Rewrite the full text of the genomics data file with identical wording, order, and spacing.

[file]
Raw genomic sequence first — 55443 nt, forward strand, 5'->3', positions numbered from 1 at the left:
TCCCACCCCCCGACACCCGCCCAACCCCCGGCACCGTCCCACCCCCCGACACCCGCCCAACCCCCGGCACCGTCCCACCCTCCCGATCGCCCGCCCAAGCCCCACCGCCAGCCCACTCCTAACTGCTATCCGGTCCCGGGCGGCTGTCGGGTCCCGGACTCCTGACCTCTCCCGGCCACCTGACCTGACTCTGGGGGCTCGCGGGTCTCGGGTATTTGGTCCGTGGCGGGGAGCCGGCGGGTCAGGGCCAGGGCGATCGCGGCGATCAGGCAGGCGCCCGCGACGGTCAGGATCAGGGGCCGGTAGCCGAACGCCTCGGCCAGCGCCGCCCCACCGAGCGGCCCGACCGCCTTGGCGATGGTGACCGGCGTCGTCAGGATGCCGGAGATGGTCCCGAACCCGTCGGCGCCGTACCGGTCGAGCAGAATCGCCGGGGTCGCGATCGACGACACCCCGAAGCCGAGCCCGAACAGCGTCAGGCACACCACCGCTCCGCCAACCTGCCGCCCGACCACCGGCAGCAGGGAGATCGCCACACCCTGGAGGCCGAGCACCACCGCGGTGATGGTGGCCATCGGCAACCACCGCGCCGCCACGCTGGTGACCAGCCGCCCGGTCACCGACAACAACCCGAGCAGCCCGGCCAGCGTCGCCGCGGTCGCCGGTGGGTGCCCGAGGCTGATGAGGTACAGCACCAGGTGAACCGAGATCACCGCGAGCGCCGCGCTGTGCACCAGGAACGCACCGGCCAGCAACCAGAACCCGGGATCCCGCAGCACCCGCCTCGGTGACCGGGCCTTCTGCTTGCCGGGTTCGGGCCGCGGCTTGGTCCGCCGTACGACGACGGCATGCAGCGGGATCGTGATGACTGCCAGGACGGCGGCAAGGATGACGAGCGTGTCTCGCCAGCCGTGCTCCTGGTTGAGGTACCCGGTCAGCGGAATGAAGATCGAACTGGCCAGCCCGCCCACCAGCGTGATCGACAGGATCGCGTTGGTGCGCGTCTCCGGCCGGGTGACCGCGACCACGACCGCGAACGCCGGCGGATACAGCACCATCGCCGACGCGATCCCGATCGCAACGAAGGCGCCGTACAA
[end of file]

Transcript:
Raw genomic sequence first — 55443 nt, forward strand, 5'->3', positions numbered from 1 at the left:
TCCCACCCCCCGACACCCGCCCAACCCCCGGCACCGTCCCACCCCCCGACACCCGCCCAACCCCCGGCACCGTCCCACCCTCCCGATCGCCCGCCCAAGCCCCACCGCCAGCCCACTCCTAACTGCTATCCGGTCCCGGGCGGCTGTCGGGTCCCGGACTCCTGACCTCTCCCGGCCACCTGACCTGACTCTGGGGGCTCGCGGGTCTCGGGTATTTGGTCCGTGGCGGGGAGCCGGCGGGTCAGGGCCAGGGCGATCGCGGCGATCAGGCAGGCGCCCGCGACGGTCAGGATCAGGGGCCGGTAGCCGAACGCCTCGGCCAGCGCCGCCCCACCGAGCGGCCCGACCGCCTTGGCGATGGTGACCGGCGTCGTCAGGATGCCGGAGATGGTCCCGAACCCGTCGGCGCCGTACCGGTCGAGCAGAATCGCCGGGGTCGCGATCGACGACACCCCGAAGCCGAGCCCGAACAGCGTCAGGCACACCACCGCTCCGCCAACCTGCCGCCCGACCACCGGCAGCAGGGAGATCGCCACACCCTGGAGGCCGAGCACCACCGCGGTGATGGTGGCCATCGGCAACCACCGCGCCGCCACGCTGGTGACCAGCCGCCCGGTCACCGACAACAACCCGAGCAGCCCGGCCAGCGTCGCCGCGGTCGCCGGTGGGTGCCCGAGGCTGATGAGGTACAGCACCAGGTGAACCGAGATCACCGCGAGCGCCGCGCTGTGCACCAGGAACGCACCGGCCAGCAACCAGAACCCGGGATCCCGCAGCACCCGCCTCGGTGACCGGGCCTTCTGCTTGCCGGGTTCGGGCCGCGGCTTGGTCCGCCGTACGACGACGGCATGCAGCGGGATCGTGATGACTGCCAGGACGGCGGCAAGGATGACGAGCGTGTCTCGCCAGCCGTGCTCCTGGTTGAGGTACCCGGTCAGCGGAATGAAGATCGAACTGGCCAGCCCGCCCACCAGCGTGATCGACAGGATCGCGTTGGTGCGCGTCTCCGGCCGGGTGACCGCGACCACGACCGCGAACGCCGGCGGATACAGCACCATCGCCGACGCGATCCCGATCGCAACGAAGGCGCCGTACAA